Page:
There’s no major plotline, as is the case with most grand strategy games. Instead, each individual run is its own self-contained story. The way you build up your Viking clan and deal with other nations is going to be unique each time you play, especially given just how deep a lot of the systems in CK3 are.
Crusader Kings III only came out in 2020, too, so the game is still very much being supported by Paradox.
Developer: Paradox Development Studio Publisher: Paradox Interactive
Now we’re talking. While a lot of the games on this list use Vikings as nothing more than a window dressing or as one of many features, Jotun isn’t afraid to immerse itself into specific parts of Norse mythology. Specifically, the game sees you traveling across the nine realms to defeat the jötunn themselves.
That’s a simple premise that lends way to simple gameplay, but Jotun is so much more than that. It’s got real heart and soul to it, something that AAA titles like For Honor struggle to achieve.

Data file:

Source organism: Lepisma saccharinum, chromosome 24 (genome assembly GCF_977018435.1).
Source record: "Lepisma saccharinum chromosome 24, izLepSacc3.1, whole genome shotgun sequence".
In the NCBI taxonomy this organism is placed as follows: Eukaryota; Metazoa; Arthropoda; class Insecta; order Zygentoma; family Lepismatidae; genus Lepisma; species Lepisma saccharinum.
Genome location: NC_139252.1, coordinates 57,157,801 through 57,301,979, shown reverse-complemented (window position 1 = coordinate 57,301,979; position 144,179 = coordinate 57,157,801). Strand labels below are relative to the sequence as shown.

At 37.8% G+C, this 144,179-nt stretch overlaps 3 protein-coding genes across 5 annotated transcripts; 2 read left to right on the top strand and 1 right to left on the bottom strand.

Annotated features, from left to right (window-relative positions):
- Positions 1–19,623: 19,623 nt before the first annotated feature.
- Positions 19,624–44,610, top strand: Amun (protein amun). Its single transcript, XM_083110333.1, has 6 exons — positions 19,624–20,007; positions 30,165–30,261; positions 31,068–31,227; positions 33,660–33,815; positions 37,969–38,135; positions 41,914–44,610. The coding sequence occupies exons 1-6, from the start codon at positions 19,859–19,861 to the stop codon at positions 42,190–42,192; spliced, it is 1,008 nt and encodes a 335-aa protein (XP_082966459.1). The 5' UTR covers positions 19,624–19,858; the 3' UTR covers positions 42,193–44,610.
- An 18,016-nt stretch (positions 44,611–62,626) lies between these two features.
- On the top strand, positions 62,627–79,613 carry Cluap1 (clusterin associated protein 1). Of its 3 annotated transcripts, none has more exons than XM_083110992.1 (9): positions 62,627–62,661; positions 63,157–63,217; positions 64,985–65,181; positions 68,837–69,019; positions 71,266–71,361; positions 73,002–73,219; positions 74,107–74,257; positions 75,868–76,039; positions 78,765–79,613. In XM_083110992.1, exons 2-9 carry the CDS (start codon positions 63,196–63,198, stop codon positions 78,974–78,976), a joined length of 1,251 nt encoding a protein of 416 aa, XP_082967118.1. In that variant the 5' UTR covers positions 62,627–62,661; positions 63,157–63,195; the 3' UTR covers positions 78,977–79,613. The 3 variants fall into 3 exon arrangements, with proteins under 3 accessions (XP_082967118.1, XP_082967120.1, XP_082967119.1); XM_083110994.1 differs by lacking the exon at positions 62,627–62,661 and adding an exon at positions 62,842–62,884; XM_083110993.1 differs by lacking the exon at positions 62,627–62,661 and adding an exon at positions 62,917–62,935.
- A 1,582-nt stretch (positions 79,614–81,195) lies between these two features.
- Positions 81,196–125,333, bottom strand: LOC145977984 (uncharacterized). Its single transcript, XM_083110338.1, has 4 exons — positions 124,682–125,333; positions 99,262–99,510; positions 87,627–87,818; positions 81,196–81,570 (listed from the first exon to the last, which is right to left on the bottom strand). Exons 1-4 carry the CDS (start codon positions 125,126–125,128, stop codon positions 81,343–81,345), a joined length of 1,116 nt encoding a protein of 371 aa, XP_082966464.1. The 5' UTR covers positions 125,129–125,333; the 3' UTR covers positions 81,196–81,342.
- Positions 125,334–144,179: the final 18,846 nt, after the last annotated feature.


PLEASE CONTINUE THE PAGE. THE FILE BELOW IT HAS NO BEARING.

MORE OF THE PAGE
There is clearly love and effort put into this title, as is evident by just how beautiful the art direction is. While Jotun only ranks at number seven in the list, it’s among the best strictly indie Viking games out there.
6. Assassin’s Creed Valhalla
Developer: Ubisoft Publisher: Ubisoft
Assassin’s Creed Valhalla exceeded everyone’s expectations at launch. That’s saying something, too, because all eyes were on Ubisoft after the success of Odyssey.